A power of attorney, sometimes referred to simply as a POA, is a legal instrument that can grant a designated person the power to make decisions on behalf of someone else. There are different kinds of powers of attorney, however, and a person must make sure that they are filing the proper document in order to ensure that their document is legally binding.
You should make sure that your own power of attorney is customized to your unique circumstances. Do not take chances by printing off a form you found on the Internet that may be too ambiguous or no longer current with state standards.
Do you need help creating or modifying a power of attorney in North Carolina? You need to seek legal representation to make sure your document satisfies all legal requirements.
Teddy, Meekins & Talbert assists clients in Shelby and surrounding areas of North Carolina with civil matters including powers of attorney. Call us or contact us online to find out more about how we can help you.
North Carolina General Statute § 32C-1-102(9) defines a power of attorney as a “writing or other record that grants authority to an agent to act in the place of the principal, whether or not the term power of attorney is used.” Under North Carolina General Statute § 32C-1-102(11), the person granting authority in a power of attorney is a principal, and North Carolina General Statute § 32C-1-102(1) establishes that the person granted authority to act for a principal under a power of attorney is an agent or attorney-in-fact.
In January 2018, North Carolina adopted a version of the Uniform Power of Attorney Act, a uniform law drafted by the National Conference of Commissioners on Uniform State Laws that has been enacted by every state but Louisiana. Powers of attorney signed under the old law remain valid but may not offer all of the protections afforded under the new law.
Chapter 32C of the North Carolina General Statutes became the new North Carolina Uniform Power of Attorney Act, and Chapter 32A was repealed except for Articles 3 and 4. The new law was passed to address concerns about agents using a power of attorney to alter a principal’s estate plan. It had no effect on health care powers of attorney or consent to health care of minors.
A power of attorney can be general, temporary, or special (also known as limited). A general power of attorney allows the attorney-in-fact to make personal and business decisions. A temporary POA allows a person to act only in a limited time frame. A special or limited POA specifies the certain powers a person will have.
A durable power of attorney or enduring power of attorney is important because it allows the attorney-in-fact to make decisions on behalf of a person if they become incapacitated. A health care power of attorney will allow the agent to make medical decisions when a person is unconscious, mentally incompetent, or otherwise unable to make decisions.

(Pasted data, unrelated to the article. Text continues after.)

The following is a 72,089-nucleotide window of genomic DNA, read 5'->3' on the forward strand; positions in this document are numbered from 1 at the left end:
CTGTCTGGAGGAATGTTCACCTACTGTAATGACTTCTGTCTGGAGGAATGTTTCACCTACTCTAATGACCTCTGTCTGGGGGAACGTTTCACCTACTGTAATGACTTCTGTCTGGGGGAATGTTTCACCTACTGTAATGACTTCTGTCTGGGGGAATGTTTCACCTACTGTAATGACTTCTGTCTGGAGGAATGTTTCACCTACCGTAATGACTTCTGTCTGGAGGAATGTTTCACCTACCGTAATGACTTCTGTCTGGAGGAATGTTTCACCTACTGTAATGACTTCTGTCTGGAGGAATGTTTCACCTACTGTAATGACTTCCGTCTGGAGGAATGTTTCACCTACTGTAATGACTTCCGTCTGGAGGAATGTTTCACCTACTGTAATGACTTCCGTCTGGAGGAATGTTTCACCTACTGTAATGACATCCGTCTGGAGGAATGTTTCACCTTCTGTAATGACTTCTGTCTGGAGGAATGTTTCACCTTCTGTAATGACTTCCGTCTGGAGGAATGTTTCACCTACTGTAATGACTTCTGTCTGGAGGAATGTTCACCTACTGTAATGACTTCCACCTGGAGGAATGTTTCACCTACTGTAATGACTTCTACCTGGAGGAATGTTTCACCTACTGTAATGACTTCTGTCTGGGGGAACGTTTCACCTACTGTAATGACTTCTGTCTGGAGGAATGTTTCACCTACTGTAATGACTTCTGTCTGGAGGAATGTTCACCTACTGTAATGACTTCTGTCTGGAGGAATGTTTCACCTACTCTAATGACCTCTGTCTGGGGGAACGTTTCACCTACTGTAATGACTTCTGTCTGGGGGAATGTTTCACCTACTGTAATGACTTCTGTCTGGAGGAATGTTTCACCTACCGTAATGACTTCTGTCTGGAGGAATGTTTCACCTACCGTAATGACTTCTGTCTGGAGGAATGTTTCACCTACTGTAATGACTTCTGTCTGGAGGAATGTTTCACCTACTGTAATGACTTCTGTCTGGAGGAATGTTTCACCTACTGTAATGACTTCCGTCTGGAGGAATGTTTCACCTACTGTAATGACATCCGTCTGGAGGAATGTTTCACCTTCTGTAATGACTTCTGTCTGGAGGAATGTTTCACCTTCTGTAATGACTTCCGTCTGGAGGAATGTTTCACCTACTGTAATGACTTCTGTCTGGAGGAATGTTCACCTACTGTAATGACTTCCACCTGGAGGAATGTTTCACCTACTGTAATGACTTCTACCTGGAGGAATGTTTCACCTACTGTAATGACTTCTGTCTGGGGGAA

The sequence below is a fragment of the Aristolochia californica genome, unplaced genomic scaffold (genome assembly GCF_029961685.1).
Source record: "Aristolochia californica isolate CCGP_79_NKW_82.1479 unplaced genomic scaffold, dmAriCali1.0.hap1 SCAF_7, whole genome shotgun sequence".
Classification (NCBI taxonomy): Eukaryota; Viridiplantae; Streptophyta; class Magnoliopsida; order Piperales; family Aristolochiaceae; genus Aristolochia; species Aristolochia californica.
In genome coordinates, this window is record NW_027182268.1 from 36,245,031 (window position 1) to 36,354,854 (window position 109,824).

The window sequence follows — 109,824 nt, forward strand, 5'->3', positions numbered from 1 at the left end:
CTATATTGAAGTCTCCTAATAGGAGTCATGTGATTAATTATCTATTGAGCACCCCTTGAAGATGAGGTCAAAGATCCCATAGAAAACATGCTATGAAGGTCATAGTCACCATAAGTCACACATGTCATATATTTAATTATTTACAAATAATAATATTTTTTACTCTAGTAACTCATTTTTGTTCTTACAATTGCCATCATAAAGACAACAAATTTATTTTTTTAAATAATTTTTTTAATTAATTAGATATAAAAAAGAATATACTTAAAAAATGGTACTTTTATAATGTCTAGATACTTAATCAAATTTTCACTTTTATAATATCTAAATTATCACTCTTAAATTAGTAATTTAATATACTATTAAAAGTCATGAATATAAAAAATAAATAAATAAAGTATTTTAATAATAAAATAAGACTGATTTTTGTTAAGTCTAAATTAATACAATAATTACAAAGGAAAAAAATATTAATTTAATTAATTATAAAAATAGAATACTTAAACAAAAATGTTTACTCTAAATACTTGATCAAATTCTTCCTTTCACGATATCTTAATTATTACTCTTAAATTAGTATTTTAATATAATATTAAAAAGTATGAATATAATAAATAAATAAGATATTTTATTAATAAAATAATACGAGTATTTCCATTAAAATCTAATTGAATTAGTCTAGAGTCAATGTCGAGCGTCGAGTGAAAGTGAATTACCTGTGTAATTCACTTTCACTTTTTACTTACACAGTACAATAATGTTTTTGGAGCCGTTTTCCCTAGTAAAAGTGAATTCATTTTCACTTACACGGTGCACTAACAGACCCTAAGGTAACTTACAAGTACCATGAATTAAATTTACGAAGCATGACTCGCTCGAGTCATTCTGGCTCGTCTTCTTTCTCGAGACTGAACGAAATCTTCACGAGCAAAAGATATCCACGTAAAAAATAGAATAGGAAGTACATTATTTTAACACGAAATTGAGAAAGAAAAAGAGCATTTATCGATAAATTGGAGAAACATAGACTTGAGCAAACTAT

A power of attorney can grant numerous kinds of authority to an attorney-in-fact. Financially, you can authorize an agent to sign paychecks, withdraw money, file tax returns, buy and sell property such as real estate or automobiles, purchase insurance, manage benefits, make decisions about stocks, and hire professionals for assistance.
Your power of attorney can also be a health care directive that establishes certain powers relating to your medical care in the event that you become incapacitated. The attorney-in-fact can admit or discharge you from a hospital, decide which treatments or medications you receive, and also decide who has access to your medical records.
Certain powers of attorney may also provide for compensation to the attorneys-in-fact. Any agreement for compensation should be clearly outlined in the power of attorney.
A power of attorney is by no means a limitless document when it comes to the powers being granted. A person cannot execute a will or perform a marriage through a power of attorney.
An attorney-in-fact also cannot transfer their powers to another party. A person has the right to decline an appointment as an agent, but they cannot attempt to pass those duties on to another party without the authorization of the principal.
The agent is also prohibited from violating their fiduciary duty to act in the principal’s best interest. This can become a major concern when the power of attorney is granted to a person who is not a family member or trusted friend of a principal.
You should always make sure that the person you are selecting to act as your agent will always be acting in your best interests. People with sizable bank accounts of valuable assets can be at greater risk of having their property mismanaged.
A power of attorney may be standing or springing. A standing power of attorney takes effect as soon as it is signed, but a springing power of attorney is designed to take effect only when a specific event occurs, such as the incapacitation of the principal.
A power of attorney only authorizes the attorney-in-fact to act during the principal’s lifetime. When the principal dies, they are no longer the legal owners of their property.
After death, the executor named in a person’s will becomes the party authorized to handle their financial matters. Many financial institutions will freeze the accounts of deceased individuals after they die, so attempts to use the power of attorney are usually denied.
If you are hoping to create or modify a power of attorney in North Carolina, do not try to handle the paperwork on your own. Relying on an off-the-shelf form could result in complications later on that are difficult and costly to correct.
Ralph W. Meekins is Board Certified in the area of Civil Trial Advocacy by the National Board of Trial Advocacy. Let Teddy, Meekins & Talbert review your situation when you call us or contact us online.